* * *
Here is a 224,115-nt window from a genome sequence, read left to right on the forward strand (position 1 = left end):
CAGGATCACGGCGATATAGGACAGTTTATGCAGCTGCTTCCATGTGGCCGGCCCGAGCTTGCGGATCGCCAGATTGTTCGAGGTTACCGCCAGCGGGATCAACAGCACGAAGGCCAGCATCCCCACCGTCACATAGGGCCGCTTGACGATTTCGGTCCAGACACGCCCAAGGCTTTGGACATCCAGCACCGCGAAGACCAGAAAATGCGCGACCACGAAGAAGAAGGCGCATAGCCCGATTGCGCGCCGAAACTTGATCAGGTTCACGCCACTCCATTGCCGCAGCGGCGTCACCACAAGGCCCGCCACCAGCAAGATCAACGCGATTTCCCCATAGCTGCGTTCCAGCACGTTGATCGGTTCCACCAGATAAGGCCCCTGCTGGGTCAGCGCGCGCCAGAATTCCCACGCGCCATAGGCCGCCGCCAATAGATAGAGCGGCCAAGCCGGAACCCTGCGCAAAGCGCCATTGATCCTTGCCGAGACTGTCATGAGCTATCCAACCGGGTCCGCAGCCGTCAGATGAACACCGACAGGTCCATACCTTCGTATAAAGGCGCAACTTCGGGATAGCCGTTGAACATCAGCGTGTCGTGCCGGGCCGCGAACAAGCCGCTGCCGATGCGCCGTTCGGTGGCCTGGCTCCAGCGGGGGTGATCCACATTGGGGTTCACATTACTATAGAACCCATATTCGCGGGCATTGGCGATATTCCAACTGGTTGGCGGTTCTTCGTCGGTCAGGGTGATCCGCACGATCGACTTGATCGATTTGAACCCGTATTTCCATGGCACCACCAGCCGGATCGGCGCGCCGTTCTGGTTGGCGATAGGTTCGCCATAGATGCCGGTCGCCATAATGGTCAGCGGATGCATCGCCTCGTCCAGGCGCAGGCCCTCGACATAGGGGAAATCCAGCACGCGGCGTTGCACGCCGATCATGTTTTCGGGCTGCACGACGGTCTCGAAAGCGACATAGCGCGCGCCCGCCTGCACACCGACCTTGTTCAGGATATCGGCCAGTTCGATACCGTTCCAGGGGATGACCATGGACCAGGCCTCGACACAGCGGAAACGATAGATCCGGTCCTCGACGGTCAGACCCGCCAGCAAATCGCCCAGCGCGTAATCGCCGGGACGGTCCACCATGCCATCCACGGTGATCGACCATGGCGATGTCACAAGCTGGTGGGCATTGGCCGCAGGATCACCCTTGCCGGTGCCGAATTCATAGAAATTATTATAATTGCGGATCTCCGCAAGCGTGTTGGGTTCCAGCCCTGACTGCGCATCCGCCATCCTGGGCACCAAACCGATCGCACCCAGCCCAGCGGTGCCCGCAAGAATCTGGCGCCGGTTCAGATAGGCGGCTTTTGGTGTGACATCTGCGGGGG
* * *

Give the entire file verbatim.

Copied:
Here is a 224,115-nt window from a genome sequence, read left to right on the forward strand (position 1 = left end):
CAGGATCACGGCGATATAGGACAGTTTATGCAGCTGCTTCCATGTGGCCGGCCCGAGCTTGCGGATCGCCAGATTGTTCGAGGTTACCGCCAGCGGGATCAACAGCACGAAGGCCAGCATCCCCACCGTCACATAGGGCCGCTTGACGATTTCGGTCCAGACACGCCCAAGGCTTTGGACATCCAGCACCGCGAAGACCAGAAAATGCGCGACCACGAAGAAGAAGGCGCATAGCCCGATTGCGCGCCGAAACTTGATCAGGTTCACGCCACTCCATTGCCGCAGCGGCGTCACCACAAGGCCCGCCACCAGCAAGATCAACGCGATTTCCCCATAGCTGCGTTCCAGCACGTTGATCGGTTCCACCAGATAAGGCCCCTGCTGGGTCAGCGCGCGCCAGAATTCCCACGCGCCATAGGCCGCCGCCAATAGATAGAGCGGCCAAGCCGGAACCCTGCGCAAAGCGCCATTGATCCTTGCCGAGACTGTCATGAGCTATCCAACCGGGTCCGCAGCCGTCAGATGAACACCGACAGGTCCATACCTTCGTATAAAGGCGCAACTTCGGGATAGCCGTTGAACATCAGCGTGTCGTGCCGGGCCGCGAACAAGCCGCTGCCGATGCGCCGTTCGGTGGCCTGGCTCCAGCGGGGGTGATCCACATTGGGGTTCACATTACTATAGAACCCATATTCGCGGGCATTGGCGATATTCCAACTGGTTGGCGGTTCTTCGTCGGTCAGGGTGATCCGCACGATCGACTTGATCGATTTGAACCCGTATTTCCATGGCACCACCAGCCGGATCGGCGCGCCGTTCTGGTTGGCGATAGGTTCGCCATAGATGCCGGTCGCCATAATGGTCAGCGGATGCATCGCCTCGTCCAGGCGCAGGCCCTCGACATAGGGGAAATCCAGCACGCGGCGTTGCACGCCGATCATGTTTTCGGGCTGCACGACGGTCTCGAAAGCGACATAGCGCGCGCCCGCCTGCACACCGACCTTGTTCAGGATATCGGCCAGTTCGATACCGTTCCAGGGGATGACCATGGACCAGGCCTCGACACAGCGGAAACGATAGATCCGGTCCTCGACGGTCAGACCCGCCAGCAAATCGCCCAGCGCGTAATCGCCGGGACGGTCCACCATGCCATCCACGGTGATCGACCATGGCGATGTCACAAGCTGGTGGGCATTGGCCGCAGGATCACCCTTGCCGGTGCCGAATTCATAGAAATTATTATAATTGCGGATCTCCGCAAGCGTGTTGGGTTCCAGCCCTGACTGCGCATCCGCCATCCTGGGCACCAAACCGATCGCACCCAGCCCAGCGGTGCCCGCAAGAATCTGGCGCCGGTTCAGATAGGCGGCTTTTGGTGTGACATCTGCGGGGG